On Practicing Vulnerability
My husband and I worked in youth ministry for over ten years, so we've had many conversations with former students who are about to get married. They always ask the "one piece of advice" we'd give, and it's this:
Nothing is too small to talk about.
In our first week of post-honeymoon marriage, Kaz and I had our first fight. About how to hang bathroom towels. Because I guess towels are really emotional? But if we hadn't gotten practice with the small stuff, we would've been too afraid to tackle the big stuff.
Vulnerability is a learned skill, and too often we're afraid to hone it. The small conversations develop the muscle memory in our souls to feel safe with the big ones, but most of us skip over the small and tackle the big with weak muscles and a posture of self-preservation. Those interactions often turn into fights full of tears, misunderstanding, and emotionally drained mornings in need of double shots of espresso.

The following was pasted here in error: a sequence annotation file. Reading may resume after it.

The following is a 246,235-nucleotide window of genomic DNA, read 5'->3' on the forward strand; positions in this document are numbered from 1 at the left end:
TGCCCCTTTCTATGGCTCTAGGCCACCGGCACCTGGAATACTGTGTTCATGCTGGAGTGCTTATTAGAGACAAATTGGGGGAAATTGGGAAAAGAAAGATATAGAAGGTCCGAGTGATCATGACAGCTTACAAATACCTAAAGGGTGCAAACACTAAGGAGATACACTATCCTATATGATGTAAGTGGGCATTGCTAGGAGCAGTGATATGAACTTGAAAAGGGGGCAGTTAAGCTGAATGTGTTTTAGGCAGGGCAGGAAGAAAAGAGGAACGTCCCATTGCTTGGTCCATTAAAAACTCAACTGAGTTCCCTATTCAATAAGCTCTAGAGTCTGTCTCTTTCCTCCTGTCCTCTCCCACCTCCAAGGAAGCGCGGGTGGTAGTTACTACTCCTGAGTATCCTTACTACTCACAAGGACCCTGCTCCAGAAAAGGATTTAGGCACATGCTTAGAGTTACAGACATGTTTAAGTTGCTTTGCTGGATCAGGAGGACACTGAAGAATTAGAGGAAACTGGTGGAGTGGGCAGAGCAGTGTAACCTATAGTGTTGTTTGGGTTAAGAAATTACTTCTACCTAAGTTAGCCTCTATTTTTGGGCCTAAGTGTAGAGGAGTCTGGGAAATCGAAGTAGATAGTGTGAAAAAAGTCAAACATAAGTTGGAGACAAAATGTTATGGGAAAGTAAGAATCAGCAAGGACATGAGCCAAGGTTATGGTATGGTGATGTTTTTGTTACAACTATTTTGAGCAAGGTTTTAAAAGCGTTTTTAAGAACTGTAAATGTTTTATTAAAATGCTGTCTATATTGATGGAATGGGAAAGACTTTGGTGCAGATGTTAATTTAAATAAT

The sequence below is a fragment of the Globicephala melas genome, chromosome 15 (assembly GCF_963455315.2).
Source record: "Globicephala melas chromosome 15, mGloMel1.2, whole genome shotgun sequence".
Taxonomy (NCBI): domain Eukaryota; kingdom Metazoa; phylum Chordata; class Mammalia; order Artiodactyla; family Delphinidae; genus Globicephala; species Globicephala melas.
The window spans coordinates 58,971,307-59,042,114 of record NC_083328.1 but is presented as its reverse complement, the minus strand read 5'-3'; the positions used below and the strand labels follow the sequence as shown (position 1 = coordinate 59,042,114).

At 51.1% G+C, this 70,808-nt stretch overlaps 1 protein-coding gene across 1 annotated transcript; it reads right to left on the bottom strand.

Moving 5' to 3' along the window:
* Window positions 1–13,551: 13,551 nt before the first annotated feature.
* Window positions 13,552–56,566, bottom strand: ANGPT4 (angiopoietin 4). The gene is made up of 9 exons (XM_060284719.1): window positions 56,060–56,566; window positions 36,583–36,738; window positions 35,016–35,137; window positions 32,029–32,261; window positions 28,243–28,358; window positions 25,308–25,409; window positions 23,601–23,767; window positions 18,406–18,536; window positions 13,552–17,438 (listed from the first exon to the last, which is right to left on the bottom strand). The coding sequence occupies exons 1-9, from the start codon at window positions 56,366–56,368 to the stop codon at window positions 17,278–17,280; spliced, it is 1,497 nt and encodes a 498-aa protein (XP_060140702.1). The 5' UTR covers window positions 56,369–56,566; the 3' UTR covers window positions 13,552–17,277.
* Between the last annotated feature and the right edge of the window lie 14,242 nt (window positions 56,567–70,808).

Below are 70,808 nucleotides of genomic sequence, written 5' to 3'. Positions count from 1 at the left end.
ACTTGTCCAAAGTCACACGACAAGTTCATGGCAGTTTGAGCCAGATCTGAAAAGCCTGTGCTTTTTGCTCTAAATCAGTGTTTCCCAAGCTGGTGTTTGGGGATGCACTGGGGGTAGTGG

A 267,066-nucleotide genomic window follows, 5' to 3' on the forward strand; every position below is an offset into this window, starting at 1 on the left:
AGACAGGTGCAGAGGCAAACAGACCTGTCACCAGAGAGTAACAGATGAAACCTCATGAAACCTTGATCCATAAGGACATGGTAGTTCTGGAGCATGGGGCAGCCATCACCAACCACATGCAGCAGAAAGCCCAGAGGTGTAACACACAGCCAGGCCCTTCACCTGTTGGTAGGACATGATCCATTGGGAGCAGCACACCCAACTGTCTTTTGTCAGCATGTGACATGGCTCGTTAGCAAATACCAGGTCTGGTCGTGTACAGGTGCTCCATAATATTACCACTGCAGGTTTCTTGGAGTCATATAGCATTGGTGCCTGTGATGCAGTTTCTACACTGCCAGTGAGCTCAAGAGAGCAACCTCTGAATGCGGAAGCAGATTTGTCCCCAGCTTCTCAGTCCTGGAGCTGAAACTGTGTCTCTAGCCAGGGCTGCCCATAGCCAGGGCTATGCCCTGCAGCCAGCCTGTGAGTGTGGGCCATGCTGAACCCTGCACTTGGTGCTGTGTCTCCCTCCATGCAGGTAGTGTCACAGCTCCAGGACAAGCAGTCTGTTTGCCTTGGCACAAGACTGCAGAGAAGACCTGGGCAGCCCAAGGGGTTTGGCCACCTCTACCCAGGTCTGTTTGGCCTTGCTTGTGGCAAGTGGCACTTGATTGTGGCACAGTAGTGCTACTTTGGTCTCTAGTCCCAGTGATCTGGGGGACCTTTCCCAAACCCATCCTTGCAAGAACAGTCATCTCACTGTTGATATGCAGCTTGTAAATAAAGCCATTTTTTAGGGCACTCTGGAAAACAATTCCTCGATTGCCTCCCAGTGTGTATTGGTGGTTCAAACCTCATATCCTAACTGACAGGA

Whether it's your spouse, your brother, your daughter, or your best friend, practicing vulnerability says, "I feel silly saying this out loud, but I'm going to trust you with it. I'm going to be insecure and believe you won't reject me." And when she doesn't, you move closer to each other, trusting that the next step will go the same way. It's not a test; it's a dance.
As I write on this dark Monday morning, I'm grateful for the rhythm of the dance. Sure, it's fantastic finding your people, but keeping them takes practice. It takes being vulnerable about stupid stuff so you can be brave about the deep stuff.
So today, instead of being the superhero who has zero problems, be the regular person who falls apart a little, and listen to the small vulnerability shared by your people with a listening spirit, not a dismissive one. Remember that being a person means being real. It's the scariest thing in the world to start that dance, but the more you do it, the safer you feel.
It's natural to feel silly talking about towels, but it's actually the best place to start.